Agricultural and sewage pollution can cause low-oxygen conditions and fish kills in rivers. A study published in Nature Communications reports that hippo waste can have a similar effect in Africa’s Mara River, which passes through the world renowned Maasai Mara National Reserve of Kenya and is home to more than 4,000 hippos.
Hippos spend their nights grazing in the savanna and their days wallowing in shallow pools to keep cool and escape the sun. As they wallow, they excrete waste, which depletes oxygen from the water as it decomposes. (Microbial activity also produces chemicals like ammonium and sulfide, known to be lethal to fish).
During dry periods, oxygen-poor water accumulates in hippo pools, then periodic intense rains eventually flush the water – and its slurry of toxic waste – downstream, killing fish in its path.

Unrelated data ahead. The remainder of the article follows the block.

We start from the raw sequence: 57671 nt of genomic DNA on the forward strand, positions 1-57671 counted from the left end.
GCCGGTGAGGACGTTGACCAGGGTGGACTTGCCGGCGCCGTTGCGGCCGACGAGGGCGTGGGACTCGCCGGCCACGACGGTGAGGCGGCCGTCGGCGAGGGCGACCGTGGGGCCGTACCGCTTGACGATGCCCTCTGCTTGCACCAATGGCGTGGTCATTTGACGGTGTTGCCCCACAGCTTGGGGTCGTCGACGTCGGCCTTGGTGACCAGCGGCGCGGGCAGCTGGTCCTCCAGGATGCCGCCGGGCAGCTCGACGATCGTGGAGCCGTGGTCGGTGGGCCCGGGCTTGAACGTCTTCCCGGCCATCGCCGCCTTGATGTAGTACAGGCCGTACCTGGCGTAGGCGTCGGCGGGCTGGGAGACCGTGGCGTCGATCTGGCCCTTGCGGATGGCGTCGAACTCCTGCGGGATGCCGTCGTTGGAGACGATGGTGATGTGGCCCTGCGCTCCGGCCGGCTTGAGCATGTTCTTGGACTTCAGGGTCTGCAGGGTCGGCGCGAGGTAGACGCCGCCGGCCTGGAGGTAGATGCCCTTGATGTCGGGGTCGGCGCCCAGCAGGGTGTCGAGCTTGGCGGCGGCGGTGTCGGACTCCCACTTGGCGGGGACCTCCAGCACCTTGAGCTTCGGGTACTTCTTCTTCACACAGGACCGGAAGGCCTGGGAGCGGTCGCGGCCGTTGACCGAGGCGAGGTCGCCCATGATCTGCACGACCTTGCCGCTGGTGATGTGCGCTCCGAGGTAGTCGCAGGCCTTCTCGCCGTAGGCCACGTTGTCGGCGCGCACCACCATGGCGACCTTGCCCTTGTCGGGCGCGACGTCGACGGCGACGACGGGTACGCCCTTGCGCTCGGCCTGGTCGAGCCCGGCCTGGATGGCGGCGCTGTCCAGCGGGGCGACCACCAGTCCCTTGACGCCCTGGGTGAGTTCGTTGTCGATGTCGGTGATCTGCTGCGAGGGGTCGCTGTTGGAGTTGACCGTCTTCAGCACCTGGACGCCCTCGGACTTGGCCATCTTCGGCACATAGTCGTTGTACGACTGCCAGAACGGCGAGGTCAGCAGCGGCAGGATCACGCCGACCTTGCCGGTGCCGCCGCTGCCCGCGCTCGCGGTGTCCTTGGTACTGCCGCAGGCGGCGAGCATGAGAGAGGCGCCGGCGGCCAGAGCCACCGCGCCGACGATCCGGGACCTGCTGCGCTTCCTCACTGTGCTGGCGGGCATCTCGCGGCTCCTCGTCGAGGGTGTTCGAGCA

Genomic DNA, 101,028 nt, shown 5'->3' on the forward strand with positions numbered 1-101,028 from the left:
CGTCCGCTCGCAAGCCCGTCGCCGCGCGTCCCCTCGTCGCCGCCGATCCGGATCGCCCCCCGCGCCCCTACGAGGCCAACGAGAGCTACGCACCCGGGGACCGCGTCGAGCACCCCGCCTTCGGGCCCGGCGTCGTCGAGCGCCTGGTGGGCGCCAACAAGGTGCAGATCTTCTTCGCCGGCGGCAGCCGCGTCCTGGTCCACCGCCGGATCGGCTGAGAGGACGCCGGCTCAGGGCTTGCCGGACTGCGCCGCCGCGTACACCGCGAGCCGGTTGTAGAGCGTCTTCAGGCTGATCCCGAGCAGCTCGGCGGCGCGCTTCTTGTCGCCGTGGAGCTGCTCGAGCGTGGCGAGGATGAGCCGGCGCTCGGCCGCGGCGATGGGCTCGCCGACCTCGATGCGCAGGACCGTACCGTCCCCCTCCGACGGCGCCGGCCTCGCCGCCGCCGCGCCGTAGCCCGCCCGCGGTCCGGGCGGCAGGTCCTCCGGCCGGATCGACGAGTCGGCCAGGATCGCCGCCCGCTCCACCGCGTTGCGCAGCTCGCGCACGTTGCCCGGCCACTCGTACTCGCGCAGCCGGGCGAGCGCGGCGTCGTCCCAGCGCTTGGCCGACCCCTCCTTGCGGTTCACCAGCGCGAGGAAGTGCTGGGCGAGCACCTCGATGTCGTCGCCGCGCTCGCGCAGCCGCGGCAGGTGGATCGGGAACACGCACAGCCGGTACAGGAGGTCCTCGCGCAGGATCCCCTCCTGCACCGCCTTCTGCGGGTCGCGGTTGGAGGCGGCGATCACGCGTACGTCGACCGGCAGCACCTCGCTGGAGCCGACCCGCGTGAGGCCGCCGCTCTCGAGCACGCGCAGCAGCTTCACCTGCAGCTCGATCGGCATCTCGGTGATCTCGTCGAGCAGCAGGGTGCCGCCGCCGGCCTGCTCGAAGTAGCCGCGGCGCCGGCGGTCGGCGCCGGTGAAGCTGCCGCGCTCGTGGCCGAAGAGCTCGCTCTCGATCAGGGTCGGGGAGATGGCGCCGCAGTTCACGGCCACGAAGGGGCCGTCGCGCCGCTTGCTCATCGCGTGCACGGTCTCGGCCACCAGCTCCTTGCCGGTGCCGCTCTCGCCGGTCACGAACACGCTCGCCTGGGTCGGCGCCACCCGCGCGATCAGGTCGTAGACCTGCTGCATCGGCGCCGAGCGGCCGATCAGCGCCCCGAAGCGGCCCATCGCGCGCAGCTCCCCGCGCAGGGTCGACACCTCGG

Over three years, the team monitored water chemistry and flow downstream from 171 hippo pools. Of the documented 55 flushing flows – defined as when rain events increased river flow to twice its normal rate – dissolved oxygen concentrations declined during 49 of the events, falling low enough to cause fish kills 13 times.
Emma Rosi is a freshwater ecologist at the Cary Institute of Ecosystem Studies.
We’ve also observed in this system that those fish that are killed during these periodic flushing events are quickly consumed by scavengers like vultures and hyenas.
This study suggests that altering a river’s flow regime through dams or water withdrawals could have ecological consequences in African rivers with hippos. It also adds to our understanding of how rivers operated before populations of large animals like hippos were eliminated from much of their historical range.